SPORTS Manchester City wins appeal against Champions League football ban


Manchester City wins appeal against Champions League football ban


19:24, July 13, 2020

Manchester City's players have already qualified for next year's Champions League. (Photo: AP)

England's Manchester City Football Club has won its appeal against a two-year ban from the European Champions League competition.

The Court of Arbitration for Sport lifted a two-season ban from European competitions imposed by the continent's football governing body, UEFA, and an initial fine of 30 million euros ($34 million) for failing to cooperate with UEFA was reduced to 10 million euros ($11.3 million).

The club is still in this year's delayed competition and has already qualified for next season's competition – the elite contest for European teams – by securing a guaranteed second place in England's Premier League this year.

Manchester City was accused of inflating the value of income from sponsors with links to the Abu Dhabi United Group, also owned by the club's owner, to avoid falling foul of financial fair play regulations between 2012 and 2016.

It followed German magazine Der Spiegel publishing a series of leaked emails in 2018.

However, the Court of Arbitration for Sport (CAS) ruled that City did not breach Financial Fair Play rules by disguising equity funding as sponsorship.

"Most of the alleged breaches reported by the [UEFA] Adjudicatory Chamber of the CFCB (Club Financial Control Body) were either not established or time-barred," CAS said in a statement.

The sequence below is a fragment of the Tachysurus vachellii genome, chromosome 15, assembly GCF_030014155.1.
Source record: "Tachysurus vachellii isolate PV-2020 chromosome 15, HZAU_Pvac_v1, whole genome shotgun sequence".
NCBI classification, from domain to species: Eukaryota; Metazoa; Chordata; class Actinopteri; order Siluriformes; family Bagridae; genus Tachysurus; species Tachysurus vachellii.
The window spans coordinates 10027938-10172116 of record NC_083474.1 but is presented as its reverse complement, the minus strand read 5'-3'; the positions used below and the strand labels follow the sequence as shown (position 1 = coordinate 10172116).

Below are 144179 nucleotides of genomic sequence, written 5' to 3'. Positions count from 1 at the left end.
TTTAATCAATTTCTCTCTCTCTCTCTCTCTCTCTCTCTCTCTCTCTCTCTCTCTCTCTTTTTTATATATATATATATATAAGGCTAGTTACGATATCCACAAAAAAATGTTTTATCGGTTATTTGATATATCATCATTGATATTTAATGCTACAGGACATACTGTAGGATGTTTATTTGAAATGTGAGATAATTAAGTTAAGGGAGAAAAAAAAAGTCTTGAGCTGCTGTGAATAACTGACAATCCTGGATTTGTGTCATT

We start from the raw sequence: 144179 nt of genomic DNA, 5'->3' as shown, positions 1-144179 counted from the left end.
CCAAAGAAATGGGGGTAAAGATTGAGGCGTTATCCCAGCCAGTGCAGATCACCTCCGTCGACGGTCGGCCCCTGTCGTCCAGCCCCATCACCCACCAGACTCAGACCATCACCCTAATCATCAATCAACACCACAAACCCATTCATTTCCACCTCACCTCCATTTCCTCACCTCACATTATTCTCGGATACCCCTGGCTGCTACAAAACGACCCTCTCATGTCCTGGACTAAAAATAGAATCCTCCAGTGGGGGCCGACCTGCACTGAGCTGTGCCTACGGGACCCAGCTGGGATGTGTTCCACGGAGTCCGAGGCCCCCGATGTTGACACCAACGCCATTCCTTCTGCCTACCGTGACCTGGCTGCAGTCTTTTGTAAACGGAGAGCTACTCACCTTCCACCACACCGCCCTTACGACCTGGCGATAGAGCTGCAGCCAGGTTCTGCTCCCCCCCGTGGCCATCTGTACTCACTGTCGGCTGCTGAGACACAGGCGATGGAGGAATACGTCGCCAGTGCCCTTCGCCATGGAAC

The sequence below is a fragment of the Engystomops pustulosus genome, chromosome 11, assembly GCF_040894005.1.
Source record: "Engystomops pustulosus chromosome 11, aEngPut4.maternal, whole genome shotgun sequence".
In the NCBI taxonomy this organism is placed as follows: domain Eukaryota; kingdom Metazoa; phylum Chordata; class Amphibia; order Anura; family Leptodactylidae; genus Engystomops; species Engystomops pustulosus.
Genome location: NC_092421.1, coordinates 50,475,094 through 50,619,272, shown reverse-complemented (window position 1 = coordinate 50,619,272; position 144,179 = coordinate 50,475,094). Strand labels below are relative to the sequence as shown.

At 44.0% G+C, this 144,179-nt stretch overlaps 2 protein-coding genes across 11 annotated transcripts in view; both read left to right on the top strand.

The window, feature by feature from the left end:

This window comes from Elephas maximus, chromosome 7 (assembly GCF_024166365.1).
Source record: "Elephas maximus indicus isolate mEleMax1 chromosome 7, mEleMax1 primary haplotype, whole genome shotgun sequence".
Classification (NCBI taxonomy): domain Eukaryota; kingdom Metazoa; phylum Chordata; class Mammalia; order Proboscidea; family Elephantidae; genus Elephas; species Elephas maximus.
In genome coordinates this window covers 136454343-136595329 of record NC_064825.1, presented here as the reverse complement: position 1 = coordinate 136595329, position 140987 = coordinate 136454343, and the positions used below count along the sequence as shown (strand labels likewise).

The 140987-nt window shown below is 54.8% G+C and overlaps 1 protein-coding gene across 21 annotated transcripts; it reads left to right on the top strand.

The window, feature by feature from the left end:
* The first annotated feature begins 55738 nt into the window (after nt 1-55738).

CAS said its full legal ruling, with details of the case and the decision, would be published in the coming days.

The club welcomed the decision: "Whilst Manchester City and its legal advisers are yet to review the full ruling by the Court of Arbitration for Sport, the club welcomes the implications of today's ruling as a validation of the club's position and the body of evidence that it was able to present

"The club wishes to thank the panel members for their diligence and the due process that they administered."

UEFA said it remained committed to the financial fair play system, which limits clubs to not losing more than 30 million euros ($34 million), with exceptions for some costs such as youth development and women's teams, over a three-year period.

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